October 9, 2015

The Finish Line of Life: What I Will Be Thinking When I Cross Over.

Running to the North Sea, Alexandre Dulaunoy, Flickr

I’ll never forget what it was like for me to cross the finish line of that marathon that I ran over 30 years ago.

just like a stop-action film, reality stepped aside for a split second while an overwhelming awareness came over me.

All the miles of training runs, the days of getting up before dawn, the keeping track of distances, speeds, aches and pains—all the perseverance, focus and energy that had gone into a year of training—telescoped into that single moment.

“No one can take this away from me,” I said inside myself.  “No one. This was my race.”

I felt triumphant.


I also knew that all that the lead-up to the race—all of what had preceded that moment—helped to make it what it was.

Without it—the pain and the frustration and the doubts that I went through—all of it, I would never had seen that yellow line and its gift of completion, satisfaction and sheer joy.

I am now 73 years old and not a day goes by that I don’t think about the fact that I am still in training—in training to cross another sort of finish line.

I am keenly aware that it is these days of perseverance, energy and focus that will ultimately culminate in my crossing that line one final time.

When I do—as I will, inevitably—I am looking forward to having the very same thoughts and experience as I had in that other marathon of 30 years ago.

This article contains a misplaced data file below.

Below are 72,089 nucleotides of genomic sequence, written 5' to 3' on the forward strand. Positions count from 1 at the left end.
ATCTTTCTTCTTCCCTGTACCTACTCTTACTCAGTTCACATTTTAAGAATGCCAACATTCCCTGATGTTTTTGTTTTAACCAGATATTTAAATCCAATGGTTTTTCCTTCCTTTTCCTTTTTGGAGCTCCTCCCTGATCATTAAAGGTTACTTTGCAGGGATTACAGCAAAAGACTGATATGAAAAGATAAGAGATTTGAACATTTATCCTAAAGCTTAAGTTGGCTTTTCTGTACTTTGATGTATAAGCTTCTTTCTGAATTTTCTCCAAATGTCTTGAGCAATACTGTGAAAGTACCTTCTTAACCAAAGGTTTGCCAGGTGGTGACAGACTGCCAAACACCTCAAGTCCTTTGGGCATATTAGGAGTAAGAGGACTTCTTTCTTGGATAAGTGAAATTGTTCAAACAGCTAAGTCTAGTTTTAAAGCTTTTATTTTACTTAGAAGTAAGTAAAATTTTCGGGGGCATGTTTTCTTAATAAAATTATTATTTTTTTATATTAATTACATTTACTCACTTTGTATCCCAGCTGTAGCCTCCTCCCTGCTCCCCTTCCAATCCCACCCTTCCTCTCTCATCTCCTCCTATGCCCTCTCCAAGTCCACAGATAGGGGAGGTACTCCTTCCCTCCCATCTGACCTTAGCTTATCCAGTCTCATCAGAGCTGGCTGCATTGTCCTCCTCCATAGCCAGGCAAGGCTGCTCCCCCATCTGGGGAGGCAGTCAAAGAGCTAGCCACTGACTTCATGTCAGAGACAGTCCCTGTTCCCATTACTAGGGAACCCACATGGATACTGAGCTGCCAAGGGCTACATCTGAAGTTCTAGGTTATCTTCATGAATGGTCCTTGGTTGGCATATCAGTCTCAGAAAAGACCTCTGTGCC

There will be a moment outside of time when I will look back on all the miles of training, all the keeping track of distances, speeds, aches and pains and all the perseverance, focus and energy that it took to get there.

The difference, however, will be that in that final crossing, the sense of completion, satisfaction and elation I experienced 30 years ago, will last more than just a moment.

It will last an eternity.

“No one can take this away from me,” I’ll say inside myself.  “No one.”

“This was my race.”


Author’s Note: Thanks to my youngest daughter, who e-mailed this article from the Houston Chronicle to me.  

“I really respect the fact that you are willing to talk about what you want as you get older and/or death,” she said, which inspired my essay above.


Relephant read:

Why We should Never be Afraid of Death.


Author: Carmelene Melanie Siani

Editor: Khara-Jade Warren

Image: Alexandre Dulaunoy/ Flickr




Read 4 Comments and Reply

Read 4 comments and reply

Top Contributors Latest

Carmelene Siani  |  Contribution: 35,660